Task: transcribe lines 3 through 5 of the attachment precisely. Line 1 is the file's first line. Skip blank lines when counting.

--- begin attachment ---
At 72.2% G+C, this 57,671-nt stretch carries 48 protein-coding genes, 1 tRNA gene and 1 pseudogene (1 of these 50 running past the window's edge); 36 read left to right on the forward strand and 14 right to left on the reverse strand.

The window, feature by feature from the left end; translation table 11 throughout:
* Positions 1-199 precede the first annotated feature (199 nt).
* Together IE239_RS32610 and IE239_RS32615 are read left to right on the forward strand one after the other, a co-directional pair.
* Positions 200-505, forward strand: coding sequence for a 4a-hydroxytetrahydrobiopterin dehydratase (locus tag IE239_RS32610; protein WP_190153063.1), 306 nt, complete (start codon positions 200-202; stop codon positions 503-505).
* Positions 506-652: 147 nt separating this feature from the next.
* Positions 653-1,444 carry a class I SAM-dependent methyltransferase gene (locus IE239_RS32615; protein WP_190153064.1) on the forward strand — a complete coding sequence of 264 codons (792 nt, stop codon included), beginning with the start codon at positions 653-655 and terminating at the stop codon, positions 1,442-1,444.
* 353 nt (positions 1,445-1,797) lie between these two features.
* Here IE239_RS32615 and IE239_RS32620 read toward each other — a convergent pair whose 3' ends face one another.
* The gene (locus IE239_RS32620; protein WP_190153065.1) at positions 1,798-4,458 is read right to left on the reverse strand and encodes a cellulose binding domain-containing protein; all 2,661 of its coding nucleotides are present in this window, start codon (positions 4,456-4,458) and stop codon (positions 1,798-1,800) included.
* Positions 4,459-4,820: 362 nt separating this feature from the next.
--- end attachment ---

* Positions 1-199 precede the first annotated feature (199 nt).
* Together IE239_RS32610 and IE239_RS32615 are read left to right on the forward strand one after the other, a co-directional pair.
* Positions 200-505, forward strand: coding sequence for a 4a-hydroxytetrahydrobiopterin dehydratase (locus tag IE239_RS32610; protein WP_190153063.1), 306 nt, complete (start codon positions 200-202; stop codon positions 503-505).